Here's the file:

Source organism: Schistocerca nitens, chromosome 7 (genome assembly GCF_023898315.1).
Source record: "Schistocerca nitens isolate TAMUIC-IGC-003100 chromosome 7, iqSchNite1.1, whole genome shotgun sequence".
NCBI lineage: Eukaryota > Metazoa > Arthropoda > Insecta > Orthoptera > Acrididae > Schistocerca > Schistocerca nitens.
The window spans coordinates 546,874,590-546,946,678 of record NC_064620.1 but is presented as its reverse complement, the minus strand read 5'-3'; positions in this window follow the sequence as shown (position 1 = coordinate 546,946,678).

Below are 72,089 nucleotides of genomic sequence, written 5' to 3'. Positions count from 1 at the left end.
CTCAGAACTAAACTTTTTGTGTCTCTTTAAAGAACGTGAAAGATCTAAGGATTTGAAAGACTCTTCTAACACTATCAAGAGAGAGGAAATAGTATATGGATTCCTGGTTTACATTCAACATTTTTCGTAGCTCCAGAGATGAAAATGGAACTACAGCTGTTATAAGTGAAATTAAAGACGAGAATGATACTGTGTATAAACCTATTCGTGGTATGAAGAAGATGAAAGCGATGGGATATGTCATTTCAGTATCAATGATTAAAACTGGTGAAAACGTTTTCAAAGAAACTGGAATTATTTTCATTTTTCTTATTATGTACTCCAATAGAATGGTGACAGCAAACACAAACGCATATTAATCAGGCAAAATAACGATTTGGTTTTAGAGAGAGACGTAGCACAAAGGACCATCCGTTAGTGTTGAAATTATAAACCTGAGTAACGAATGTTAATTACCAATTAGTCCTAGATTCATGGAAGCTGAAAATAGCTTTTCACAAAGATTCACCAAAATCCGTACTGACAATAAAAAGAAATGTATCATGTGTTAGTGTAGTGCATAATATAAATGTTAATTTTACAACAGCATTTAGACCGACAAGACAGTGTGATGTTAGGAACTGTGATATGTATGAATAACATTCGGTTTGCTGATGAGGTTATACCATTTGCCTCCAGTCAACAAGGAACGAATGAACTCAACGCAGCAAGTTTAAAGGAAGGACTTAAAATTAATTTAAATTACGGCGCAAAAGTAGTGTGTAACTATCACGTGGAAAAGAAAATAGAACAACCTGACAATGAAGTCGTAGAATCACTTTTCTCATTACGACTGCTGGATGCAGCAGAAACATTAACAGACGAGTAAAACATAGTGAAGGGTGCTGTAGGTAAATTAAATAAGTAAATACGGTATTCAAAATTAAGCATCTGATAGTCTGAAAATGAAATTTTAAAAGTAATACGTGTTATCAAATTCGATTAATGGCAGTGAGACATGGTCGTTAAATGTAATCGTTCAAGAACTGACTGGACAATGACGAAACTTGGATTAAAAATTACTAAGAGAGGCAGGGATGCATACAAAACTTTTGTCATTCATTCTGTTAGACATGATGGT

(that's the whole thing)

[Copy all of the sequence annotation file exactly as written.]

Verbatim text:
Source organism: Schistocerca nitens, chromosome 7 (genome assembly GCF_023898315.1).
Source record: "Schistocerca nitens isolate TAMUIC-IGC-003100 chromosome 7, iqSchNite1.1, whole genome shotgun sequence".
NCBI lineage: Eukaryota > Metazoa > Arthropoda > Insecta > Orthoptera > Acrididae > Schistocerca > Schistocerca nitens.
The window spans coordinates 546,874,590-546,946,678 of record NC_064620.1 but is presented as its reverse complement, the minus strand read 5'-3'; positions in this window follow the sequence as shown (position 1 = coordinate 546,946,678).

Below are 72,089 nucleotides of genomic sequence, written 5' to 3'. Positions count from 1 at the left end.
CTCAGAACTAAACTTTTTGTGTCTCTTTAAAGAACGTGAAAGATCTAAGGATTTGAAAGACTCTTCTAACACTATCAAGAGAGAGGAAATAGTATATGGATTCCTGGTTTACATTCAACATTTTTCGTAGCTCCAGAGATGAAAATGGAACTACAGCTGTTATAAGTGAAATTAAAGACGAGAATGATACTGTGTATAAACCTATTCGTGGTATGAAGAAGATGAAAGCGATGGGATATGTCATTTCAGTATCAATGATTAAAACTGGTGAAAACGTTTTCAAAGAAACTGGAATTATTTTCATTTTTCTTATTATGTACTCCAATAGAATGGTGACAGCAAACACAAACGCATATTAATCAGGCAAAATAACGATTTGGTTTTAGAGAGAGACGTAGCACAAAGGACCATCCGTTAGTGTTGAAATTATAAACCTGAGTAACGAATGTTAATTACCAATTAGTCCTAGATTCATGGAAGCTGAAAATAGCTTTTCACAAAGATTCACCAAAATCCGTACTGACAATAAAAAGAAATGTATCATGTGTTAGTGTAGTGCATAATATAAATGTTAATTTTACAACAGCATTTAGACCGACAAGACAGTGTGATGTTAGGAACTGTGATATGTATGAATAACATTCGGTTTGCTGATGAGGTTATACCATTTGCCTCCAGTCAACAAGGAACGAATGAACTCAACGCAGCAAGTTTAAAGGAAGGACTTAAAATTAATTTAAATTACGGCGCAAAAGTAGTGTGTAACTATCACGTGGAAAAGAAAATAGAACAACCTGACAATGAAGTCGTAGAATCACTTTTCTCATTACGACTGCTGGATGCAGCAGAAACATTAACAGACGAGTAAAACATAGTGAAGGGTGCTGTAGGTAAATTAAATAAGTAAATACGGTATTCAAAATTAAGCATCTGATAGTCTGAAAATGAAATTTTAAAAGTAATACGTGTTATCAAATTCGATTAATGGCAGTGAGACATGGTCGTTAAATGTAATCGTTCAAGAACTGACTGGACAATGACGAAACTTGGATTAAAAATTACTAAGAGAGGCAGGGATGCATACAAAACTTTTGTCATTCATTCTGTTAGACATGATGGT